Annals of Oncology vol:23 issue:Suppl 6 pages:vi52-vi55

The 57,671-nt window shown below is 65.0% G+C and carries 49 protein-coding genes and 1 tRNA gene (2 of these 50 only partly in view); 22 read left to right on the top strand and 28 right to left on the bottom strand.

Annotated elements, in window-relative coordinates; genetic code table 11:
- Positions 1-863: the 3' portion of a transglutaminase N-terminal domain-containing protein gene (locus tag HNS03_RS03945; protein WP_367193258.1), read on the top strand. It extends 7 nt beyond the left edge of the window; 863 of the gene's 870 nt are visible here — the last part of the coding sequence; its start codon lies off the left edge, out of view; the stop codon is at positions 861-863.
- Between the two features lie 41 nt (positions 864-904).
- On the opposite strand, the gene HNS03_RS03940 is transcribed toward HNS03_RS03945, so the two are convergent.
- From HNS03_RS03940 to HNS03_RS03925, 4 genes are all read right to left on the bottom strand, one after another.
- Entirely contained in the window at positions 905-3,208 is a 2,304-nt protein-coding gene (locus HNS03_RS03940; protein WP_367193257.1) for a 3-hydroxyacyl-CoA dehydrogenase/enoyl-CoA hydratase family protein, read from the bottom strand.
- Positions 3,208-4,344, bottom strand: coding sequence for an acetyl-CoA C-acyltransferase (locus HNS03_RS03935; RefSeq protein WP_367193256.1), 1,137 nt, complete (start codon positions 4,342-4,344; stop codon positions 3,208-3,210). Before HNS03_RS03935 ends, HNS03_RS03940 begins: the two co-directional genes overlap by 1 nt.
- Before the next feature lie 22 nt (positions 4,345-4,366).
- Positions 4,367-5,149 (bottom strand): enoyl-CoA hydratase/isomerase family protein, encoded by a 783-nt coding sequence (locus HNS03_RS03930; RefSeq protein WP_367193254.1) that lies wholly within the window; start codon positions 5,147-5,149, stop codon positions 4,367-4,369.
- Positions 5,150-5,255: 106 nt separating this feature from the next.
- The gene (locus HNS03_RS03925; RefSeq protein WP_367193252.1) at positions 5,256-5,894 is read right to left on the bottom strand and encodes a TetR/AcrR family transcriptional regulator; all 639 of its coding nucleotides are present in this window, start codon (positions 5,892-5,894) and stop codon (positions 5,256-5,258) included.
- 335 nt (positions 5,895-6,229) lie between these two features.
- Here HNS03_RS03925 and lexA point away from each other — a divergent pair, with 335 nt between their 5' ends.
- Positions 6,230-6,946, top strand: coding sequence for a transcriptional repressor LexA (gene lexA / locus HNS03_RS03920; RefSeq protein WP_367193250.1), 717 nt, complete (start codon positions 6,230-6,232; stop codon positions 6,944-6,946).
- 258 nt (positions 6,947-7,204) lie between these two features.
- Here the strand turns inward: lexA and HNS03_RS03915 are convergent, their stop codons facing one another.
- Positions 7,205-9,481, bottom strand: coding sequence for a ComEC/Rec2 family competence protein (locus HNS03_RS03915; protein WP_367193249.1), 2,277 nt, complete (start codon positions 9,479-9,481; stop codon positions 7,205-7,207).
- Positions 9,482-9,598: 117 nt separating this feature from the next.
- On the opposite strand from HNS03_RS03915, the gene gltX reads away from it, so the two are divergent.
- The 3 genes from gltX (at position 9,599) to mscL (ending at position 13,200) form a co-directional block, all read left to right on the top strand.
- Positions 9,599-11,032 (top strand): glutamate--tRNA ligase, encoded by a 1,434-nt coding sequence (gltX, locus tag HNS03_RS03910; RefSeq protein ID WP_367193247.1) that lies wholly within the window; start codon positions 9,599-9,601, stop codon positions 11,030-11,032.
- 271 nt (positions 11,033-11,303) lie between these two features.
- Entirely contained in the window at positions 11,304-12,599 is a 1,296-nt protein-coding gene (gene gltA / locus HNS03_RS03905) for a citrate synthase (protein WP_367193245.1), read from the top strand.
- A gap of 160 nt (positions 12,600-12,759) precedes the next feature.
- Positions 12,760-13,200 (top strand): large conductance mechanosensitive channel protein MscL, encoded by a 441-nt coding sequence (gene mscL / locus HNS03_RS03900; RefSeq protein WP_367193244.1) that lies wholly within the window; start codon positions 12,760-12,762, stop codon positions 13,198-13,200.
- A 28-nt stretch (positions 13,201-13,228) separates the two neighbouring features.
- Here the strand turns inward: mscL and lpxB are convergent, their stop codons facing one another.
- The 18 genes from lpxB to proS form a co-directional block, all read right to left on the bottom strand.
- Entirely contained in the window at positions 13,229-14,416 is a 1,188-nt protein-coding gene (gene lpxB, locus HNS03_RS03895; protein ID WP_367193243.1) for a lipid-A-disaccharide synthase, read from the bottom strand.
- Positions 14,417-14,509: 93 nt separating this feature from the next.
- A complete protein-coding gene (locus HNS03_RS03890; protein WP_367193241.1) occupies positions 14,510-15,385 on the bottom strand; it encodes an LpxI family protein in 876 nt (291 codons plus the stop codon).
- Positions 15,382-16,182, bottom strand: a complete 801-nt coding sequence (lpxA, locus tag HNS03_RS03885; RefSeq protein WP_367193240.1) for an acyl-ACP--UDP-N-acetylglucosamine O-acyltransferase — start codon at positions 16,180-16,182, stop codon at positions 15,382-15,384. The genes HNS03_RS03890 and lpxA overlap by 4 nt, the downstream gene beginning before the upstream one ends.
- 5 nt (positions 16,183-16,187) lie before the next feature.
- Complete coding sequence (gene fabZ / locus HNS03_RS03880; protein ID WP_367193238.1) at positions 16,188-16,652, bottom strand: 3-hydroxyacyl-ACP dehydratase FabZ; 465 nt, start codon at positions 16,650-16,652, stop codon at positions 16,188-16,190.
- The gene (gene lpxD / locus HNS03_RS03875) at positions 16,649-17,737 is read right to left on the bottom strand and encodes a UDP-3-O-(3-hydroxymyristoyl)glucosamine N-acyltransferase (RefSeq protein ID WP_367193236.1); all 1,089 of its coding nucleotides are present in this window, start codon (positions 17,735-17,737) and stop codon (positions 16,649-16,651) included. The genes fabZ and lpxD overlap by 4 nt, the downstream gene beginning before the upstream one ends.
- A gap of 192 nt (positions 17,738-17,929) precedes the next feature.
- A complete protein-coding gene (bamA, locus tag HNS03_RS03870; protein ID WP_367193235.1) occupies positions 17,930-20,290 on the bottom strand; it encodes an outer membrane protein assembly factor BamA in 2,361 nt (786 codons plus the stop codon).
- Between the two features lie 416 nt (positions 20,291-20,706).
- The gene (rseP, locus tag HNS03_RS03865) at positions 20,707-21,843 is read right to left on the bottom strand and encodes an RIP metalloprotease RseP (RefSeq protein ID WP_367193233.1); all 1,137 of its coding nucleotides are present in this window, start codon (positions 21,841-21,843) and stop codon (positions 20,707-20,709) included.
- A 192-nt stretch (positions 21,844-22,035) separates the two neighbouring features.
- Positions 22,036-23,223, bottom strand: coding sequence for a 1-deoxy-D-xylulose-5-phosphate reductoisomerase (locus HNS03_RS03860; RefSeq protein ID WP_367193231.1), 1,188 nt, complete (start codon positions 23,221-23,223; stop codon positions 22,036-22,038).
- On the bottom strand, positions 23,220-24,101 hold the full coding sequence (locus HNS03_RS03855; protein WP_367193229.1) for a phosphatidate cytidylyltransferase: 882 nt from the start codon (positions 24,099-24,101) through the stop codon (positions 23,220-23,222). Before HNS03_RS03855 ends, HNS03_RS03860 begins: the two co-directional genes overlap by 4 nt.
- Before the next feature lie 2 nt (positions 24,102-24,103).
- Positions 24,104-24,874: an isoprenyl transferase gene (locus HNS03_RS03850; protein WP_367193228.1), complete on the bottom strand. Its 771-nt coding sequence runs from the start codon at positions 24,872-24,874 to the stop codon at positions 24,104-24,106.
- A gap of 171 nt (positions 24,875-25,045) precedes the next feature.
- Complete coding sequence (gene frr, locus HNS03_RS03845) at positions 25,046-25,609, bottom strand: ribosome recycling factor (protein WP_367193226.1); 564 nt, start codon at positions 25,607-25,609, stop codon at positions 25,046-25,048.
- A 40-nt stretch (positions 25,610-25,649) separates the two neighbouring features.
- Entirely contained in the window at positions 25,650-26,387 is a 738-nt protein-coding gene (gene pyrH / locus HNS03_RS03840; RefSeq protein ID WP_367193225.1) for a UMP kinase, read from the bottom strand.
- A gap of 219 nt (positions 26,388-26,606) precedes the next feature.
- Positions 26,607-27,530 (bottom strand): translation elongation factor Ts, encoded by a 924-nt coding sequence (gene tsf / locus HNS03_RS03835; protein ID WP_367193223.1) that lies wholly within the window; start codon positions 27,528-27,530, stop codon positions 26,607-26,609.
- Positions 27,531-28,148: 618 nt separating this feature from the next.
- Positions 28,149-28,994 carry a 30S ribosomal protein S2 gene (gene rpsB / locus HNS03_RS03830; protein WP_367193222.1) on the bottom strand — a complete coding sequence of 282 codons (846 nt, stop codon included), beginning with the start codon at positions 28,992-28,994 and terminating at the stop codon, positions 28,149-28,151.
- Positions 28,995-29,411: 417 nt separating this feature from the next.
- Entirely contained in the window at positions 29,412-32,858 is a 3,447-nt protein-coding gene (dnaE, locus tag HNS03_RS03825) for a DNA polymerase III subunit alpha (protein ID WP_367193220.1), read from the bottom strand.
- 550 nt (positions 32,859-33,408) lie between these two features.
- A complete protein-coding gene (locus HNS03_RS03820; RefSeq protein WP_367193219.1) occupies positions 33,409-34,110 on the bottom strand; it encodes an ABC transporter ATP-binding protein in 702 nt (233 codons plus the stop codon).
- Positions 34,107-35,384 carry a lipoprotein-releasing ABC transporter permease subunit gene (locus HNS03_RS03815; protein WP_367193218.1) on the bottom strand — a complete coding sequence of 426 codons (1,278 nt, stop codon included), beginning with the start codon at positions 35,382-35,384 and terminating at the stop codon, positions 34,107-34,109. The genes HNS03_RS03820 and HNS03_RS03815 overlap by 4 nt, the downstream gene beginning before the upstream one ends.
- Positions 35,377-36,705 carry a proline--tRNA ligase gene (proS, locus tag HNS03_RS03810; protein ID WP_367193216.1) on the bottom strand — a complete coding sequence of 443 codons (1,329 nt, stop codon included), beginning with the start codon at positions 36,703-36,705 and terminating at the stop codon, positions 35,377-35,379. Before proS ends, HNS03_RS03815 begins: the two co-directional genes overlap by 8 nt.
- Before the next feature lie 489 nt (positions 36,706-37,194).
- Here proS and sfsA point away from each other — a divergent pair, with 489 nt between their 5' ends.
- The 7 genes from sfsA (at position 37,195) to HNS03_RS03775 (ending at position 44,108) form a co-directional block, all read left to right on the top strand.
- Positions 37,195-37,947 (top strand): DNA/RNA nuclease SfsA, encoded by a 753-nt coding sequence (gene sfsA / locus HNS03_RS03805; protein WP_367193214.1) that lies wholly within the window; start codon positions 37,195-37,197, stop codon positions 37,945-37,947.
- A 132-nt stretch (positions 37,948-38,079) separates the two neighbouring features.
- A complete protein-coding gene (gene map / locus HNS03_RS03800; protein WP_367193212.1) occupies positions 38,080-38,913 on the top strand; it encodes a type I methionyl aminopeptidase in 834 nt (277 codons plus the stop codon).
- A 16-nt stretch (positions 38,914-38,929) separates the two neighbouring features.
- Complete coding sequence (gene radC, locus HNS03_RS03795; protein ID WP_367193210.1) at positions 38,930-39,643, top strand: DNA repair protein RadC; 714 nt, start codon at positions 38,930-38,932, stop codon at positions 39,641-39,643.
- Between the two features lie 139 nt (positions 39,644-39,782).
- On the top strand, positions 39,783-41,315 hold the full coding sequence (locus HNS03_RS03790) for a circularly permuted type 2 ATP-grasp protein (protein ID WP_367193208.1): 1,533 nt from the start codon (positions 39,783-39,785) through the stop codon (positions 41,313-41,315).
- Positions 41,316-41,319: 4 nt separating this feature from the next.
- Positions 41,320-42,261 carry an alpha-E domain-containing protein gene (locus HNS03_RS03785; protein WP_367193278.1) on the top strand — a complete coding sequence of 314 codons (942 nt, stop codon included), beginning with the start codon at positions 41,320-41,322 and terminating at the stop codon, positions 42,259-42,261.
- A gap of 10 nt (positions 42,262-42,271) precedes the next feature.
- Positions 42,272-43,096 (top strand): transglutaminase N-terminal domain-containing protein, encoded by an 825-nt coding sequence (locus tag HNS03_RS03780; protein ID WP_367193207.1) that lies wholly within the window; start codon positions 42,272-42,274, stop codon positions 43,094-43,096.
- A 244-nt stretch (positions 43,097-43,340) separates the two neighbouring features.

Breast cancer in advanced age has been associated with a slightly increased probability of favourable tumour biology (e.g. hormone receptor-positive and human epidermal growth factor-2 [HER2]-negative by immunohistochemistry). Nevertheless, a substantial proportion of older women (∼15-18%) still develop 'triple-negative' breast cancer (TNBC), which is generally associated with a poor prognosis. To date, there have been very few investigations comparing the prognosis of younger and older women with TNBC; however, some emerging studies suggest that older patients with TNBC may have a better outcome when compared with their younger counterparts. The reasons for these differences in prognosis have yet to be fully elucidated, but may be due to age-related biological variations, as suggested by observed differences in the distribution of histological subtypes of TNBC, or perhaps other unknown (biological) factors. Despite the evidence of benefit of chemotherapy in TNBC in older women, there is still a tendency for geriatric patients to receive less adjuvant chemotherapy than their younger counterparts.